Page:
On arrival at Kingpin Norwood for Restless Dance Theatre’s Adelaide Festival show Guttered, you’ll be directed to a counter in front of the lanes where two ushers with twinkling smiles will look you up and down a couple of times before directing you to a seat. If you’re wearing high heels, you’ll likely find yourself assigned as part of the cheer squad; if, like me, you have a preference for sensible shoes, you may be issued with a personal score card that asks “Do you consider yourself a RISK TAKER?” and directed to join one of the bowling teams in the comfy seats at the front.
The show begins with the performers walking among all the audience members with bowling bags from which recorded voices make observations about what it feels like to win and lose. Then those of us in the “hot seats” are beckoned – or perhaps challenged – one by one to have a bowl alongside the dancers as the rest of the crowd applauds (or not). It’s audience participation, but of the gentle, fun kind.
The dancing itself begins behind the counter with shelves full of bowling balls, shoes and bags. Heads and arms emerge and move like balls or perhaps pins manipulated by a puppeteer, before the counter is whisked away and the performance spreads out across the lanes. As the cast members dance separately and then come together, the choreography is enhanced by colourful patterns projected above the lanes and Geoff Cobham’s clever lighting and shadows on the side walls which reflect and magnify movement.
Director Michelle Ryan intends Guttered to be an exploration of “the dignity of risk”, something often denied to people with disabilities – in the context of bowling alleys, for example, through the rolling out of safety nets like bowling ramps and gutter guards. The dance-theatre work also takes a look at the broader issue of what it means to be a winner or loser and how people battle for a chance to win.
These ideas play out through the beautiful choreography, which conveys a gamut of human behaviours and emotions: from collaboration, playfulness, joy and triumph, to rivalry, taunting, frustration and desolation. The sport of bowling is a microcosm of wider society.
One lovely vignette – accompanied by a particularly stirring, strings-dominated soundscape by Jason Sweeney – sees dancer Darcy Carpenter perform solo with a fluorescent glowing bowling ball that at first follows her every move and then appears to be controlled by her mind, before the other performers steal it from her, mocking and teasing as she tries desperately to retrieve it. In another, dancers Alexis Luke and Michael Noble vie for the affections of Jianna Georgiou, before engaging in a touching flirtation with each other.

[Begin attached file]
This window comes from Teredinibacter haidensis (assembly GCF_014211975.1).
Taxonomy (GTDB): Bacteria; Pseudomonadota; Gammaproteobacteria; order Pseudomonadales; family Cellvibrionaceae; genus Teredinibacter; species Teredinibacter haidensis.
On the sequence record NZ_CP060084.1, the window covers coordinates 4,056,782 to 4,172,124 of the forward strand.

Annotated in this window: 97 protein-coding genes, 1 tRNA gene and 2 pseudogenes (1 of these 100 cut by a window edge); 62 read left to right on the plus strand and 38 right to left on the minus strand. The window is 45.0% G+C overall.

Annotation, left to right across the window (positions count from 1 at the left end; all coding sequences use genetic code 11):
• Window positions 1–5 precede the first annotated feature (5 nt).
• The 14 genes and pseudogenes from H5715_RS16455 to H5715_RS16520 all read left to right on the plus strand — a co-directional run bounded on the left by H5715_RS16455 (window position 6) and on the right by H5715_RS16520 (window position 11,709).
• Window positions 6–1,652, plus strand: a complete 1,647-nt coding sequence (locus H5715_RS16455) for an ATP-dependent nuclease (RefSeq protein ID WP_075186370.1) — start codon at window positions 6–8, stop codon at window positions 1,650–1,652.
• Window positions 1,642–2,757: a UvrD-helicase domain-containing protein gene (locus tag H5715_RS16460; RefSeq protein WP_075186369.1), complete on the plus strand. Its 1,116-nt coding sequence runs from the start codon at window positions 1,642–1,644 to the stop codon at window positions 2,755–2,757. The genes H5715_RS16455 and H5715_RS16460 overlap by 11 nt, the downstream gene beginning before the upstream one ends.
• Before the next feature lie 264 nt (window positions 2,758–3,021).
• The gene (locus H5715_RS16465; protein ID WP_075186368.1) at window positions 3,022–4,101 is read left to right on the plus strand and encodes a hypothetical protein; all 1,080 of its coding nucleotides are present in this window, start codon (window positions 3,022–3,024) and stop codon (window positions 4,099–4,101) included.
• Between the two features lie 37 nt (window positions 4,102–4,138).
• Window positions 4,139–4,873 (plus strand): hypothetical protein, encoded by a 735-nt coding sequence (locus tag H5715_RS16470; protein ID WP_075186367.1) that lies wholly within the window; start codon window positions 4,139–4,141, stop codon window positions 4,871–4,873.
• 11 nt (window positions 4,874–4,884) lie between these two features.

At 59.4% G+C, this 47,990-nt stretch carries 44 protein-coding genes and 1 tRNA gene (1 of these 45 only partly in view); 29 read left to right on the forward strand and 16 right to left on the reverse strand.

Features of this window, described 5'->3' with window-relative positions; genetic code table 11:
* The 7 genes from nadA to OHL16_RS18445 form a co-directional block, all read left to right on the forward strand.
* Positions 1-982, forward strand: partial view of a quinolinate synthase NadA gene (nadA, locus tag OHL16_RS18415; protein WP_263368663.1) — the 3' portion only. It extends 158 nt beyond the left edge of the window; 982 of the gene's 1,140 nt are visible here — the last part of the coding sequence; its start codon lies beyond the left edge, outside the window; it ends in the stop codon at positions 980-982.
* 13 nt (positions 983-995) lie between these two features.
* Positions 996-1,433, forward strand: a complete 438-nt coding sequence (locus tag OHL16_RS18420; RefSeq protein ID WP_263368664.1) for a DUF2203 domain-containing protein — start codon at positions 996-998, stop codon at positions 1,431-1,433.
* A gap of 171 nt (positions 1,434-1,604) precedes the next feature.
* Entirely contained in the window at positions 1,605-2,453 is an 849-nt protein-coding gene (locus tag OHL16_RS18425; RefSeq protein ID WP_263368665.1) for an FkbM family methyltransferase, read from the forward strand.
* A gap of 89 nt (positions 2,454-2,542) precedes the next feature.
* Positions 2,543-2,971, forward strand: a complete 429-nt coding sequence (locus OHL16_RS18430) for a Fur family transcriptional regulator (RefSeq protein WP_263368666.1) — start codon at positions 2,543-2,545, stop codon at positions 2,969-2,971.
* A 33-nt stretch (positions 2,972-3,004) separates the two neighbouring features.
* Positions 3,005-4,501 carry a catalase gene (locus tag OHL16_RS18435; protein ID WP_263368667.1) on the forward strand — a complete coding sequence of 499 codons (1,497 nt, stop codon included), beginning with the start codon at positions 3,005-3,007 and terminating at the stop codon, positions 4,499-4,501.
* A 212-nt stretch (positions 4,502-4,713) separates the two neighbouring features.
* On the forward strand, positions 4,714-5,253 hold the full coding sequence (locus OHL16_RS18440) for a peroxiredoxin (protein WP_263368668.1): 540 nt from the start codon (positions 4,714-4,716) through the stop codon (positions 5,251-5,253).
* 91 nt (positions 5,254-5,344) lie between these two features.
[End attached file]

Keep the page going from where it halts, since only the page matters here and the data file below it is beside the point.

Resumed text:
When the bowling balls come out again, we witness players (the performers) become increasingly frustrated as well-intentioned “helpers” keep trying to get them to use bowling ramps; in a different scenario, dancers are almost literally being smothered by the efforts of their cohorts to protect them.
The show’s themes are driven home by further recorded comments that play as a soundtrack to the finale: “Don’t call me cute!”, “So you think I’m brave?”, “Aren’t you determined?”.
Guttered is full of colour and movement and delightful moments – including the piece where Charlie Wilkins copies the moves of a mini-me projected on his white T-shirt – but it is also a performance that makes its audience take stock. It invites us to reflect on how our efforts to “help” a person with a disability might sometimes rob them of the chance to take a risk – to potentially fail, yes, but also to grow, to be independent and to experience the true joy of a win. Can we experience triumph without risk? Would you want to?
It’s not the first time Restless Dance Theatre has taken performance out of the theatre – its most recent work, Seeing Through Darkness, was presented at the Art Gallery of SA, and its sold-out 2017 Adelaide Festival show, Intimate Space, was staged in the Hilton Adelaide. In this case, the bowling alley is an inspired and engaging setting. It breaks the third wall and establishes us all as part of the same community, with audience members encouraged to consider their own appetite for risk.
At the end of the performance, those in the front seats get to risk their dignity again by having another bowl. For the record, I knocked over seven pins, then threw a gutter ball. Oh well, apparently failure is the best way to learn.
Note: The reviewed performance featured cast members Kathryn Adams, Darcy Carpenter, Jianna Georgiou, Alexis Luke, Ashton Malcolm, Michael Noble, Charlie Wilkins, Isadora Sweeney, Harrison Elliot. Regular performer Michael Hodyl was unwell but was expected to return for the rest of the season.
Guttered is being presented at Kingpin Norwood until March 14 as part of the 2021 Adelaide Festival.
Read more Adelaide Festival stories and reviews here.
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This article is supported by the Judith Neilson Institute for Journalism and Ideas.